• Faculty who would like to revise a course to be taught in Fall 2018 to incorporate deeper and more rigorous work with visual literacy should submit a statement of approximately one page to Paul Benzon ( by Friday, February 9 outlining the course they wish to revise, how they might transform it, what benefits and values these transformations might bring, and how a mentoring relationship might specifically help them to make these changes. With this statement, applicants should include a past (i.e., unrevised) syllabus for the course they wish to revise. Preference in the selection of mentees will be given to applicants who have not previously received support from Project VIS.

Mentors and mentees selected for the program will be paired according to individual experience and interests, and will be responsible for working together in several ways over the spring semester:

  • Attending a kickoff lunch to discuss common questions and goals and share sample course materials.
  • Meeting in assigned pairs at least three times over the spring semester to discuss specific elements of course development and the integration of visual literacy. After each meeting, each mentor and mentee will submit a short reflection on the conversation.
  • Attending an end-of-semester best practices event to discuss their work together.
  • Mentees will also submit a revised syllabus and/or other course materials for the revised course.
  • Upon completion of the mentoring program, mentors and mentees will each receive a $500 stipend.

Off-Campus Workshops and Training

Funding is available for off-campus training and workshops related to visual literacy. These funds are not for regular conferences but rather for training and workshops that will teach new skills in visual literacy and enhance new forms of understanding around visual material. Priority for this support will be given to applicants who have not previously attended such workshops.

  • Project VIS will support travel to the Visual Resources Association Foundation’s upcoming workshop entitled “Learning to Look and Looking to Learn: A Workshop on Visual Literacy,” to be held at the University of Kentucky, Lexington on March 2.
  • We also offer funding for other workshops on a case-by-case basis; if you find a promising opportunity, please contact Paul Benzon to discuss the possibility of support.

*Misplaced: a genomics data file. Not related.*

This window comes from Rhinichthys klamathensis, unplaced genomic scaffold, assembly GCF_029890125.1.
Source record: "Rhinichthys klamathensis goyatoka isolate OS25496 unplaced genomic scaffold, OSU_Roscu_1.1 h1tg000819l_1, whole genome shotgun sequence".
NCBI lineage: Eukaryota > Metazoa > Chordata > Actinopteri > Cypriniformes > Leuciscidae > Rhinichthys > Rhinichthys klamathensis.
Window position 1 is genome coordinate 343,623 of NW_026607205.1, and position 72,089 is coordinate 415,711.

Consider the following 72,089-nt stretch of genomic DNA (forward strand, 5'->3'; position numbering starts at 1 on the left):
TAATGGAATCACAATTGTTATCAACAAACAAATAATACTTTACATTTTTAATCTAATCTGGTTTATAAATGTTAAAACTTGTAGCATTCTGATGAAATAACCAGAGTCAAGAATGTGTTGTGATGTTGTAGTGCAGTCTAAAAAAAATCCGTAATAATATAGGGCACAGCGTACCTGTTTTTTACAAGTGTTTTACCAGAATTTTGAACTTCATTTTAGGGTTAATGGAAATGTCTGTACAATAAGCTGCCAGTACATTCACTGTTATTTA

Lauren Klein, "Data Feminism"

Date: Monday, April 9
Time: 6:30 p.m
Location: Emerson Auditorium

With their ability to depict hundreds, thousands, and sometimes even millions of relationships at a single glance, visualizations of data can dazzle, inform, and persuade. It is precisely this power that makes it worth asking: "Visualization by whom? For whom? In whose interest? Informed by whose values?" These are some of the questions that emerge from what we call data feminism, a way of thinking about data and its visualization that is informed by the past several decades of feminist critical thought. Data feminism prompts questions about how, for instance, challenges to the male/female binary can also help challenge other binary and hierarchical classification systems. It encourages us to ask how the concept of invisible labor can help to expose the invisible forms of labor associated with data work. And it points to how an understanding of affective and embodied knowledge can help to expand the notion of what constitutes data and what does not. Using visualization as a starting point, this talk works backwards through the data-processing pipeline in order to show how a feminist approach to thinking about data not only exposes how power and privilege presently operate in visualization work, but also suggests how different design principles can help to mitigate inequality and work towards justice.


Project Vis works closely with the MDOCS DocLab to provide a range of support to faculty and staff projects incorporating visual material, including workshops and classroom support for visual media software, one-on-one consultations on video production and storytelling, and technical and institutional support and guidance for innovative courses incorporating visual media production.